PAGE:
As I was reviewing information about grants, I came across two blog posts on answers to grant proposals if non-profits were brutally honest. The writer pointed out that non-profits are trained to tell funders what we think they want to hear, and had collected various honest answers to questions posed by grant applications. If non-profits are able to be brutally honest, some of the answers are

  1. What is innovative about your program design? “Our program is entirely innovative. The design is unproven; the approach is untested; the outcomes are unknown. We also have a tried-and-true service delivery model with outstanding results and a solid evidence base to support it. But you funded that last year and your priority is to fund innovative projects. So we made this one up. Please send money.”
  2. How will you use the funds if you receive this grant? We honestly really need this grant to pay for rent and utilities and for wages so our staff can do important work and feed their families, but since you won’t allow your funds to be used for those things, we will say that your grant is paying for whatever you will actually fund, then get other funders or donors to give and then tell them that their money is paying for the stuff that they want to fund. We will ultimately waste hundreds of hours every year trying to figure out who is paying for what, hours that could be used to deliver services. Please send unrestricted money.
  3. What is the mission of your organization? Susan, can we talk? This is a renewal grant. It’s the third year you have supported us. You know what our mission is, along with our programs, outcomes, challenges, etc., because we’ve been in constant communication. Instead of writing an entire proposal again as if you’ve never heard of us, how about I just tell you what’s new since last year? That will save us both a lot of time. What’s new is that Jason got a standing desk that he made out of cardboard boxes and Gorilla tape because you and other funders want overhead to be low. He says hi. Also, demands for our services has doubled. Please send double the amount of money you normally send.
  4. What needs are you addressing? We are addressing the failure of our government and capitalism to provide for people who are suffering from systemic injustice caused by government and capitalism. Please send money or convince corporations and the rest of society to pay more taxes and take care of people better and put us nonprofit professionals out of business so that some of us can pursue our dreams of acting and/or wedding photography.

I believe a lot of museum professionals from time to time have identified with these honest responses. Museum professionals are constantly attempting to brainstorm innovative ideas for programs to draw visitors in and show foundations providing grants we have something unique worth putting money towards.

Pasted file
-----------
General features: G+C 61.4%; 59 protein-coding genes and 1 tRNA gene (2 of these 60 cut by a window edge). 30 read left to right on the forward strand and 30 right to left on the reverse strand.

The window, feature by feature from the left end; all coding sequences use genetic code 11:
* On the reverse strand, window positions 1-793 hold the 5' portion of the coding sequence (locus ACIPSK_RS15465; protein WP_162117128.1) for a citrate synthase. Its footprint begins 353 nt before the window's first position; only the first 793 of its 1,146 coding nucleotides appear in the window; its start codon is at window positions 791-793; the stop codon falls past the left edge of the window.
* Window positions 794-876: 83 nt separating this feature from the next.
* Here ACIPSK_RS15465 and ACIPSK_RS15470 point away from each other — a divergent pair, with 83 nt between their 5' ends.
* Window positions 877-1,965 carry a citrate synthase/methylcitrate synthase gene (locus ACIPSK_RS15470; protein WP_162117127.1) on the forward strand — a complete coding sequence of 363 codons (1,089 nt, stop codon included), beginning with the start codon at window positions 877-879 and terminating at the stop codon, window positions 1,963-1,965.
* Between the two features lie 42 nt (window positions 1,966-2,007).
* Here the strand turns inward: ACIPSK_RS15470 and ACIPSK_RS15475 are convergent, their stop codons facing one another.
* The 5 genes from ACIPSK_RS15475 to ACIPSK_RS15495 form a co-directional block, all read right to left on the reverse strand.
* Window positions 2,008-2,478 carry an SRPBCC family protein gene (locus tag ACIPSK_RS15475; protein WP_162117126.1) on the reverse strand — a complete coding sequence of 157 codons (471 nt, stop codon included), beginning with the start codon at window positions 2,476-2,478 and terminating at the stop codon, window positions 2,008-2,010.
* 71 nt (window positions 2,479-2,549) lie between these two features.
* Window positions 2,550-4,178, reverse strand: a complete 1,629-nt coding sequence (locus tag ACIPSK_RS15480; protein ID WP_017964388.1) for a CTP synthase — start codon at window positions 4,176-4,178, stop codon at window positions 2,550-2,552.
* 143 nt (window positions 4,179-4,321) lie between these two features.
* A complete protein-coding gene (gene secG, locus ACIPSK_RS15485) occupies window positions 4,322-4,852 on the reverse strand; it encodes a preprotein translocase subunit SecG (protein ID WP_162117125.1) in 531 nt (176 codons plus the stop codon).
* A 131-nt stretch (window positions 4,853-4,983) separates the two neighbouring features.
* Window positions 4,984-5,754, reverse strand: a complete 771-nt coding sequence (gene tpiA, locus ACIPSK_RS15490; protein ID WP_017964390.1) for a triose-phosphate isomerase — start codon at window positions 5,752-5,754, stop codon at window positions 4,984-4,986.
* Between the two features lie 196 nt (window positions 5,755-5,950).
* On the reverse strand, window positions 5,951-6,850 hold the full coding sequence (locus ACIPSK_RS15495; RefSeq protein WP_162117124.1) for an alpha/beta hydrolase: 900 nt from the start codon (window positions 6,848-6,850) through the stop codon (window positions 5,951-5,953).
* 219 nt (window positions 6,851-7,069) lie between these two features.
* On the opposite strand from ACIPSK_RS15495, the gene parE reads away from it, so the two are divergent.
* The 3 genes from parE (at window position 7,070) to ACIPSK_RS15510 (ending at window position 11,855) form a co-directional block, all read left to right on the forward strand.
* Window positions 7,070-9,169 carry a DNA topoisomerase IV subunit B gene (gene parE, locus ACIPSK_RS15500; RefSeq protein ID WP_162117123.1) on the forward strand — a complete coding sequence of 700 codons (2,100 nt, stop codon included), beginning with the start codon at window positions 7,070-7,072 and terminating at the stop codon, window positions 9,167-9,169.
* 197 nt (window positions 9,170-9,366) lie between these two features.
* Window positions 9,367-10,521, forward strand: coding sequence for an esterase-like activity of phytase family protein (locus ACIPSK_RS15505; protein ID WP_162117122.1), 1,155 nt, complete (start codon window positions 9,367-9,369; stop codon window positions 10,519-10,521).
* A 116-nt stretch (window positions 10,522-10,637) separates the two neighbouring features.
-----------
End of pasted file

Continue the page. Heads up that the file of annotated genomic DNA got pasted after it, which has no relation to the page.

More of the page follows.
Also, we do need to consider paying for rent, utilities, and salaries when trying to fund our museums but the problem can be summed up with this question: is there a grant that will pay for us to be in our building and do the work we do to support ourselves? An honest response previously listed suggests there isn’t. One of the issues we are talking about in this field is the lack of providing living wages for our staff and how we should be working towards better pay. As we work towards addressing and resolving what we need to fix, we should acknowledge how we need to receive more support from the government to help us fix the problems we are facing in the museum field. We are constantly working towards making sure the government provides funding for our organizations through our advocacy efforts, and since we continue to struggle to make sure they run smoothly with sufficient funds we need to continue to advocate for our museums.

We acknowledge the need for grants in our organizations, and without grants we would have a hard time keeping our museums running.

Have you worked on a grant or grants for your organization? What are your experiences with grants?

Resources:
http://nonprofitaf.com/2018/02/answers-on-grant-proposals-if-nonprofits-were-brutally-honest-with-funders/
http://nonprofitaf.com/2018/07/answers-on-grant-proposals-if-nonprofits-were-brutally-honest-part-2/
https://rowman.com/ISBN/9781442273108/Is-Your-Museum-Grant-Ready-Second-Edition
http://ww2.aam-us.org/about-us/grants-awards-and-competitions/grants-calendar
https://www.comnetwork.org/insights/
http://www.raise-funds.com/positioning-grant-writers-for-success/
https://www.aam-us.org/2015/02/02/your-museum-needs-money-now-what/
http://www.smallmuseum.org/smaresources
https://www.childrensmuseums.org/members/resources/grants-and-award-calendar